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BW Businessworld

Tapping Funds Abroad

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Many years ago, Phileas Fogg went ‘Around the World in Eighty Days’ for a wager of £20,000. Years later, in February 2013, a four-member team from Bharti Airtel did the same in five days. It met 150 investors across three continents. Result: the company attracted offers to the tune $9.5 billion by March.

Thanks to the overwhelming response, Bharti managed to raise $1 billion through the sale of 10-year foreign currency bonds at an attractive interest rate of 5.13 per cent. Bharti hit the market again with a Eurobond issue in November. That happened to be the first telecom Eurobond issue from Asia in 2013 and the second largest Eurobond deal in Asia (excluding Japan) during the year. After a three-day roadshow across London, Paris, Amsterdam and Frankfurt, the company raised €750 million ($1.02 billion).

Bharti managed to swing both issues in a year that has been particularly tough for the Indian telecom industry. In fact, it struck the deals at a time when the company’s profits had fallen for 12 consecutive quarters, and it had an accumulated net debt of over $11 billion (Rs 63,840 crore). The joint lead managers for the US bond issue were Barclays, BNP Paribas, Citibank, Deutsche Bank, HSBC, Standard Chartered Bank and UBS, while for the Eurobond issue the lead managers were Barclays, BNP Paribas, Deutsche Bank, JP Morgan, Standard Chartered Bank and UBS.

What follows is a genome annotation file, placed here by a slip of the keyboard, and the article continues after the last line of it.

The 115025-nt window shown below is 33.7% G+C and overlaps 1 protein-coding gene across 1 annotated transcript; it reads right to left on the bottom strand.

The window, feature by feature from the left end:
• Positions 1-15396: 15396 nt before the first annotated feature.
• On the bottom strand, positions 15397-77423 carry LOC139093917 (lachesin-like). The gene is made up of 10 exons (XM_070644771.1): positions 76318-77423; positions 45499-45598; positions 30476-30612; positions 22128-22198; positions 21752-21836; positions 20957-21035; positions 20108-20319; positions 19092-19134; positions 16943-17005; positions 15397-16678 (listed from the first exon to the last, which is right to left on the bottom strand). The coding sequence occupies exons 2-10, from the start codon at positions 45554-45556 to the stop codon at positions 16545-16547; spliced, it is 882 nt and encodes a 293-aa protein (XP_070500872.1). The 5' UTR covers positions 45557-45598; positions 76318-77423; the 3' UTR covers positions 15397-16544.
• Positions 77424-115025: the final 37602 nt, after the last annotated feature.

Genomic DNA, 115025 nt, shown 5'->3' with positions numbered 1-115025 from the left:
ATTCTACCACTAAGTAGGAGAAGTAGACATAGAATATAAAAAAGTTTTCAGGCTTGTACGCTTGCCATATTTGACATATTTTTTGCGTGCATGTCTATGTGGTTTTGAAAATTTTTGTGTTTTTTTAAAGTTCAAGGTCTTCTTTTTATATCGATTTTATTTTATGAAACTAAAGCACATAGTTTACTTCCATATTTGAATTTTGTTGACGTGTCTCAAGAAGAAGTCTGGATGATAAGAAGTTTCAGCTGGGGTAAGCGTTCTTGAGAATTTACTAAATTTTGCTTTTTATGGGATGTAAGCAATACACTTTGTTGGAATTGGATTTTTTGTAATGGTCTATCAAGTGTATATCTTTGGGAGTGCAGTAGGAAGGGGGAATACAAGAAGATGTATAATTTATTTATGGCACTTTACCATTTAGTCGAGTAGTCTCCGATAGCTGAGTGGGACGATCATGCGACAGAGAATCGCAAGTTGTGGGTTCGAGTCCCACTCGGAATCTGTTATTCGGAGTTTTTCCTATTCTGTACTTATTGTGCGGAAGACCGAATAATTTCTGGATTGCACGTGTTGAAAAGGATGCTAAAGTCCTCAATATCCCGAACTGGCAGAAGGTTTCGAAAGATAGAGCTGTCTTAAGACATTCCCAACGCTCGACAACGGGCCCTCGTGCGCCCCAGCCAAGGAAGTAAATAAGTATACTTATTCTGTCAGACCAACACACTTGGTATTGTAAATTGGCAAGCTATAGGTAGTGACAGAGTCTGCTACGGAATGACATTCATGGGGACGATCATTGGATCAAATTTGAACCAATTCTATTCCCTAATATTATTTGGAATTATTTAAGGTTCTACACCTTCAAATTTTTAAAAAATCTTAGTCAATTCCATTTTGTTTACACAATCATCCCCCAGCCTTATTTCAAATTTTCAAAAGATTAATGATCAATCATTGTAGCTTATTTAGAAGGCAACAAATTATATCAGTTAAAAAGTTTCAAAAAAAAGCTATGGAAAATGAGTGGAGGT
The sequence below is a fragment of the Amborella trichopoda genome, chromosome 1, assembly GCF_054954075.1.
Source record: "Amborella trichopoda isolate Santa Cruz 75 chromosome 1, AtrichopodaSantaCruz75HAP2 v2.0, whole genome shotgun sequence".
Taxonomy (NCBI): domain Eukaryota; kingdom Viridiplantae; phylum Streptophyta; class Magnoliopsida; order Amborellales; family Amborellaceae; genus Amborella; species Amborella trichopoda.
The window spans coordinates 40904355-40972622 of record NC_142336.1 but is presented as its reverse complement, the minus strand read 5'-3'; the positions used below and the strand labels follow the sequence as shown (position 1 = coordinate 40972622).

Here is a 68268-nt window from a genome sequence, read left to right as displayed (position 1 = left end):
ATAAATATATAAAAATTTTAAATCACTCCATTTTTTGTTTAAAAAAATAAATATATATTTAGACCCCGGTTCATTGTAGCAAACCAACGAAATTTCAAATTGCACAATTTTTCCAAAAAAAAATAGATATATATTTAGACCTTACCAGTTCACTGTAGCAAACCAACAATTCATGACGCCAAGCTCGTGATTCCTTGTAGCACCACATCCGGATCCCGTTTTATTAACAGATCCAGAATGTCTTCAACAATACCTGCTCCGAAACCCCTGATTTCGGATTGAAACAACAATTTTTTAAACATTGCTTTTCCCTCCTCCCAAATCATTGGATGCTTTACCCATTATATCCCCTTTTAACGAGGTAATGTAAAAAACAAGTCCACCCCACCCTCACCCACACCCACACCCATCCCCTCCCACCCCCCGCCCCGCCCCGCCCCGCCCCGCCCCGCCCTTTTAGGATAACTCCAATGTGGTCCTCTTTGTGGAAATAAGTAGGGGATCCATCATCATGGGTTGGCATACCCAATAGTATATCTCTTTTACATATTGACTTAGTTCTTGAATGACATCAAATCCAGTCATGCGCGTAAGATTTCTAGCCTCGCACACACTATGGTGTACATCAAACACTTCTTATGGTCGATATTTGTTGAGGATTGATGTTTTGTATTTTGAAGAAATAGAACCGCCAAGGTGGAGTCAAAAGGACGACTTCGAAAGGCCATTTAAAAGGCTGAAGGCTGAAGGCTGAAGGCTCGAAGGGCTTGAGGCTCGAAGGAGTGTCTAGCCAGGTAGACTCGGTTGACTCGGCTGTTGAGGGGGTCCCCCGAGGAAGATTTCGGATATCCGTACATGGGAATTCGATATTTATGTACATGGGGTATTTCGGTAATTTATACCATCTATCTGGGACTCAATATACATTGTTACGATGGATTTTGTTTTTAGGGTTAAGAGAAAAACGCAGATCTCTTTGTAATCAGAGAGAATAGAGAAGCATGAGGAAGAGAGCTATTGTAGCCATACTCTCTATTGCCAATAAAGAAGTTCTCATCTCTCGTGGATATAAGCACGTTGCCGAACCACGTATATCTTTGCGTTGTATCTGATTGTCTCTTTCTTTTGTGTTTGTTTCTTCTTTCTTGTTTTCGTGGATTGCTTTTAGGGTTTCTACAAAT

The question is how did Bharti do it? First, it is the dominant operator in a telecom market that is still growing. Besides, it is the fourth largest telco globally in terms of subscribers and is ranked among the Top 100 Most Valuable Global Brands. That makes things a lot simpler for bankers. “The credit positive for Bharti was that the bond issue was primarily for refinancing with extension of maturities. It did not increase Bharti’s overall debt levels,” says Ganeshan Murugaiyan, MD and head of investment banking, BNP Paribas India.

Says Ravi Kapoor, MD and head of corporate and investment banking, Citibank  India: “An astute book-building strategy saw significant price tension and book-building momentum, resulting in a tightening of 37.5 basis points from the initial guidance to the final pricing.”

Bharti has done what no one else could do in the current market. The big difference between other Indian telecom service providers and Bharti is that despite its high level of debt, the company has been able to reduce its debt-Ebitda (earnings before interest, taxes, depreciation and amortisation) ratio to around 2.05.

On raising $2 billion in a year, Akhil Gupta, deputy group CEO and MD, Bharti Enterprises, says: “Investors are careful in a tight market. However, companies with high ratings and reputation get preferential treatment.”

Says a telecom consultant: “Due to Bharti’s dominant market share in India and its overseas presence, it managed to attract the maximum investors by an Indian company in recent times.” It does help if you can tap the audience in a short period. —

(This story was published in BW | Businessworld Issue Dated 24-03-2014)